July Vacation Capsule + A Wardrobe Palette Tip

Have you struggled to create a consistent palette for your wardrobe?

Whether you’re pursuing a minimal wardrobe or not, having a color palette in mind really helps for ensuring the mixability of your garments. But curating this is easier said than done.

I should know — as someone who loves many different combos of color, it’s something I struggled with for years!

What I’m learning is, I had it backwards: Rather than letting my closet colors form organically, I tried to shoehorn clothing into a pre-set palette.

Only when I let my wardrobe get a little messy did a palette start to take form. First I let myself purchase a few new, seasonal additions based purely on instinct. As I mixed these pieces with what I already owned, I took note of color patterns in those new & old favorites. Then, when I went back to fill in any gaps, I chose additional pieces which I knew would match my new instinct-buys and my old faves.

It was through this process that I found my way to the dusty pastels which characterize so much of my summer wardrobe, including the July favorites you see here. Without letting myself experiment, I would never have guessed this palette was even within my wheelhouse.

If you tend to be a planner like me, take this as your invitation to drop the plan and make way for your instinct. You never know what you might discover if you let your guard down from time to time and just wing it!


Little Miss Bossy

What if it’s not “bossy”; what if it’s “especially good at expressing your own needs”? 

For many years of my life I dreaded being called bossy. It’s something certain family members called me as something of a term of endearment, but in the real world it felt anything but.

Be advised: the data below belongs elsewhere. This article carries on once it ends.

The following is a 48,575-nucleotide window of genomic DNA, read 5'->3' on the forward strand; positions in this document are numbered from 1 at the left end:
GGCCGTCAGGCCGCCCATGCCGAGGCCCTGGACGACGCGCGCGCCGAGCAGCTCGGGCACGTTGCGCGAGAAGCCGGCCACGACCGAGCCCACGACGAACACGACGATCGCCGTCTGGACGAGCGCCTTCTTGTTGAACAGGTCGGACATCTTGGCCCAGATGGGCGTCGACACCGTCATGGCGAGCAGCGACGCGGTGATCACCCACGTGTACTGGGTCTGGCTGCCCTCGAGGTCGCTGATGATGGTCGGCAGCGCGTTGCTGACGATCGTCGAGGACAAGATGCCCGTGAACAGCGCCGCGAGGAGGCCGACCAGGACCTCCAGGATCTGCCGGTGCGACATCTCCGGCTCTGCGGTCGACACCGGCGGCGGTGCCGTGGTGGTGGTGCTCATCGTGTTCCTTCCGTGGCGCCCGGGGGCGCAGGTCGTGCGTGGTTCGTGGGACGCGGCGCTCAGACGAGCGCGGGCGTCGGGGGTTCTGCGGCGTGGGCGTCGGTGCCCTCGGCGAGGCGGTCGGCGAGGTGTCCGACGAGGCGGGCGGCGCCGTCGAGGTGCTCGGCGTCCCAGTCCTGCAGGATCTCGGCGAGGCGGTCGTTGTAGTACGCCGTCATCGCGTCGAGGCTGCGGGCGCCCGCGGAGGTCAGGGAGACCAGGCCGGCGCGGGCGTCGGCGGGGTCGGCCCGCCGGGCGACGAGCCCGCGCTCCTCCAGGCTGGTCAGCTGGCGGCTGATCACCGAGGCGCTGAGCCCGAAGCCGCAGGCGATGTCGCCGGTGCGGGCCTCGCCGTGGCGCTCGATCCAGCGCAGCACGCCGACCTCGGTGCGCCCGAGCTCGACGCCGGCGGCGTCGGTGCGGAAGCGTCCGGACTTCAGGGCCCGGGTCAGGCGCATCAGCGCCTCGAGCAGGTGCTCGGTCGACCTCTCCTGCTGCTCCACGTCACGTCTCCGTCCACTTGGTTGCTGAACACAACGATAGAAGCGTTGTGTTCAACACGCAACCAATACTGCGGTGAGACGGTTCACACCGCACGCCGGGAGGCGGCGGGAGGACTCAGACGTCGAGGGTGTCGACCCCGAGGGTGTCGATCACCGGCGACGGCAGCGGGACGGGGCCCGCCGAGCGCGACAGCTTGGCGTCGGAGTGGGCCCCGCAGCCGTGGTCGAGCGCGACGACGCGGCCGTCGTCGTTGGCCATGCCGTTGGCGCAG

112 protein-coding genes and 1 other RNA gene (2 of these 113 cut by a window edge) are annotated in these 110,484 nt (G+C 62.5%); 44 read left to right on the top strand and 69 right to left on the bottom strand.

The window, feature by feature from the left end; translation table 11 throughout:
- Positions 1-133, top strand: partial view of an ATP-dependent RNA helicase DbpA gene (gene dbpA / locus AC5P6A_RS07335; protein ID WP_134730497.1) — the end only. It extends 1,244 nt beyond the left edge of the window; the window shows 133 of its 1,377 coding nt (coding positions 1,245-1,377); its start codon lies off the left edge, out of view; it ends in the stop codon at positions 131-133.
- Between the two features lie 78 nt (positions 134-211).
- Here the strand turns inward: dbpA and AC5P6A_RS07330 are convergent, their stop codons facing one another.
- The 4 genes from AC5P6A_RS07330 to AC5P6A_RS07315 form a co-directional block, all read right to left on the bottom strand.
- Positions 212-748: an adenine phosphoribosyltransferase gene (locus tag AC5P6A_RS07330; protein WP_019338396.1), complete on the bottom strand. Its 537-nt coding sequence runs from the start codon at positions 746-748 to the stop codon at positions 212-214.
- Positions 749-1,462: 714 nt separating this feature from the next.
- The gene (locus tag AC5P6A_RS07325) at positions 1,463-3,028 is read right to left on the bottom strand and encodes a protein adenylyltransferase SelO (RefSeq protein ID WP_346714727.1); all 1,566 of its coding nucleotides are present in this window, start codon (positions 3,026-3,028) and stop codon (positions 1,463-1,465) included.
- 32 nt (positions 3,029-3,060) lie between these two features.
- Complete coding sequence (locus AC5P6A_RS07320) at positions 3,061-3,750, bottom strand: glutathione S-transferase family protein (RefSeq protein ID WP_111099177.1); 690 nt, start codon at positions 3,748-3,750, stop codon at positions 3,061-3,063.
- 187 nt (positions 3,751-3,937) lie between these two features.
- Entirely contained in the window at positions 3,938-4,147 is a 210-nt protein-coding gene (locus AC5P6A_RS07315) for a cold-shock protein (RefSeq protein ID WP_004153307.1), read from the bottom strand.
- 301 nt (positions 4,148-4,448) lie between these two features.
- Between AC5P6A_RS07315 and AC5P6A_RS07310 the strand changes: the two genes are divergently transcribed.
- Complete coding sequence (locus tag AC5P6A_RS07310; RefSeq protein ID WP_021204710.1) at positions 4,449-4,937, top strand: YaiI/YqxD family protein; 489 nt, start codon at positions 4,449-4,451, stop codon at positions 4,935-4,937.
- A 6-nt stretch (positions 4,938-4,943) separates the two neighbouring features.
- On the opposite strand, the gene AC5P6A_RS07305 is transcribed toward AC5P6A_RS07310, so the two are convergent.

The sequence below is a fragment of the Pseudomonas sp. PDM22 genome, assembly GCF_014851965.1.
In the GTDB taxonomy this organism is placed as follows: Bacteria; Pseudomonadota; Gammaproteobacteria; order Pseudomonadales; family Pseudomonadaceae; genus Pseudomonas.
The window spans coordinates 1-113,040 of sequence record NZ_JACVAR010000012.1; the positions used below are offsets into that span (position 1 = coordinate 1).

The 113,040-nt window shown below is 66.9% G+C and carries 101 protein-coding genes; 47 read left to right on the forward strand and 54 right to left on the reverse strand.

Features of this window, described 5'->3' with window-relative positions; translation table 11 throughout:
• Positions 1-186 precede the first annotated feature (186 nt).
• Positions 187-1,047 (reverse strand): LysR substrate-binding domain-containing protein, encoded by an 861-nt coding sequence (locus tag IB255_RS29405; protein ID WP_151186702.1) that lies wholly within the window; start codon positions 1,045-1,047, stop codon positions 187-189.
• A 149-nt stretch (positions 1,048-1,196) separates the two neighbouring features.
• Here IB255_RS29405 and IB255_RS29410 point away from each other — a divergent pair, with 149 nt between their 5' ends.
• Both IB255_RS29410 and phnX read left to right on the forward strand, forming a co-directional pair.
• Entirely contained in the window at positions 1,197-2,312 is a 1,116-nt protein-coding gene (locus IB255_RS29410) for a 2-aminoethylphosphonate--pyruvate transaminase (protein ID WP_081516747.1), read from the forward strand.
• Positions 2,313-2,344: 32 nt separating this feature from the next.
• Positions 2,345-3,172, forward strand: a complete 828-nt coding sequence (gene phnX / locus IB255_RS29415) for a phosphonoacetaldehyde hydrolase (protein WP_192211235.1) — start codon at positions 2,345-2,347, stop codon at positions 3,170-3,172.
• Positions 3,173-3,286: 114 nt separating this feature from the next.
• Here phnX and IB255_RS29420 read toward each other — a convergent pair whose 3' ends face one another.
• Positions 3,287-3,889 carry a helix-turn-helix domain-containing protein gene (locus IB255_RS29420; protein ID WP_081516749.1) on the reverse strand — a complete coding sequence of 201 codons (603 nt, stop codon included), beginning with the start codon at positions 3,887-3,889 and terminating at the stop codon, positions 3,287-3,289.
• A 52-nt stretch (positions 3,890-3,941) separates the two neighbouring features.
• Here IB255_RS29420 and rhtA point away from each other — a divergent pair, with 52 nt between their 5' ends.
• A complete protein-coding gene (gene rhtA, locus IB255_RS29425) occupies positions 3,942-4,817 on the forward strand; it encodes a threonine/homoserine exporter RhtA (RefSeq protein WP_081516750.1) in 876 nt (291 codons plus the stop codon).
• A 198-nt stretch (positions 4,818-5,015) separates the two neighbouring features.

Where being “a boss,” suggests a kind of know-how and professional prowess, being “bossy” — particularly a bossy *woman* — connotes difficulty in personality; sassiness, a lack of humor, or even selfishness. 

If I simply felt uncomfortable with being called “bossy” as a kid and then eventually grew out of that discomfort, I wouldn’t be so hung up on the matter today. But in fact, I’ve never really crawled out from under the shame of the term. This reality has never been more evident than in moments of my adulthood wherein opportunities for greater leadership presented themselves, and I shied away from them for fear of reinforcing that childhood stereotype. God forbid I become someone’s boss; What if they found me “bossy”?? 

You can see the irony. 

Today while washing dishes, I had the thought that I’ve always been quite aware of my personal boundaries, needs, and, yes, *occasionally selfish* desires. I’ve been that way ever since I was a kid. And I’m proud of that. It’s something many folks are saddled with learning much later on, maybe only with the help of therapy. 

I suspect it’s this very quality that makes me such a bossy Boss. Reframing this idea for myself brought a level of contentment — and I hope, if you’ve ever felt likewise squeamish at the term “bossy” yourself, that it does for you too.




a white shirt (#twinningwithhexekami)

 Sometimes it's the simplest things in life which are the most beautiful...